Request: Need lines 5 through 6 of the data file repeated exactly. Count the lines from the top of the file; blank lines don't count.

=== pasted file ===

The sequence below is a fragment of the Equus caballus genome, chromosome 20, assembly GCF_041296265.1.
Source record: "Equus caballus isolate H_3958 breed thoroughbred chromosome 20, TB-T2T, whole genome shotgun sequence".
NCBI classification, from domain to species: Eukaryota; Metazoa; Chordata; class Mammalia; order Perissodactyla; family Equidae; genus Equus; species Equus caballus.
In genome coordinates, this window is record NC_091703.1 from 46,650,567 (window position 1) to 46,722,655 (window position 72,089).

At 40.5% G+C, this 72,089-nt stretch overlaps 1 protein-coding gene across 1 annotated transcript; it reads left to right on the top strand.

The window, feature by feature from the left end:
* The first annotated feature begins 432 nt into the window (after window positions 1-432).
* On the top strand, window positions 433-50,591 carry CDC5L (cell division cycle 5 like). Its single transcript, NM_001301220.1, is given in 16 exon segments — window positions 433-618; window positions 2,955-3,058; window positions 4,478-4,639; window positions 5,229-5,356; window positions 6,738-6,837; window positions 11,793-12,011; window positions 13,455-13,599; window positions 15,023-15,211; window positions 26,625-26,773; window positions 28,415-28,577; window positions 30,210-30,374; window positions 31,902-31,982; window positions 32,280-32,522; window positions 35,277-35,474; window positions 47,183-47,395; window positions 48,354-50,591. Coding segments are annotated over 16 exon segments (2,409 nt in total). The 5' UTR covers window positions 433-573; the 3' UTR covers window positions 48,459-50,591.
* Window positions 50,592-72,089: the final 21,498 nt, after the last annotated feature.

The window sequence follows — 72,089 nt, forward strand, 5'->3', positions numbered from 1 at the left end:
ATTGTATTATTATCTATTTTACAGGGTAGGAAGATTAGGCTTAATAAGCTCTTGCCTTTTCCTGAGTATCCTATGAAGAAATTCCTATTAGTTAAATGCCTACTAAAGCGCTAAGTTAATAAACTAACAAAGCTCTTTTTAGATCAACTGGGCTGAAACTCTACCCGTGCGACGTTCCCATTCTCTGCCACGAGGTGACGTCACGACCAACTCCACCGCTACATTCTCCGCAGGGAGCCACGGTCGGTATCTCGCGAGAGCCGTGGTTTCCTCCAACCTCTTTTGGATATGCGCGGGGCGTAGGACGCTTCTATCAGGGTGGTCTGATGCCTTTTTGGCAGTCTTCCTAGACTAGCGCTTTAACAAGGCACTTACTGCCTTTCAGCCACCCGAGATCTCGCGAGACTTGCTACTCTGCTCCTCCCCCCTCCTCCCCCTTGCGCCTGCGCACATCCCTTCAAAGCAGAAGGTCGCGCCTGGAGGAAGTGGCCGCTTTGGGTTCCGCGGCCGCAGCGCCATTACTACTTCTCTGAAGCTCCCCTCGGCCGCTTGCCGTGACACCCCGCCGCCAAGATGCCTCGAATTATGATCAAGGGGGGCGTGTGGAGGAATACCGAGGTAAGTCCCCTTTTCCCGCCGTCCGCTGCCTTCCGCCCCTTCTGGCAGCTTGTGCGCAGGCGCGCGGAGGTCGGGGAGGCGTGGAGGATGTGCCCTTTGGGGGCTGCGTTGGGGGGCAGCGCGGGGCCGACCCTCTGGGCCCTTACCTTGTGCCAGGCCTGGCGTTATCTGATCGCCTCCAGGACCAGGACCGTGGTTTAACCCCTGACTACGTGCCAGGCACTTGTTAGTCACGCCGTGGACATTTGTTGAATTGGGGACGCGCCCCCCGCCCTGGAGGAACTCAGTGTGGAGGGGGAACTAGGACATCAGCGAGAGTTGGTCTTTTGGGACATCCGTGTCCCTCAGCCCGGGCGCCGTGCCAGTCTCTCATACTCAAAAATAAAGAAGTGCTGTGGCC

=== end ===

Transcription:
At 40.5% G+C, this 72,089-nt stretch overlaps 1 protein-coding gene across 1 annotated transcript; it reads left to right on the top strand.

The window, feature by feature from the left end: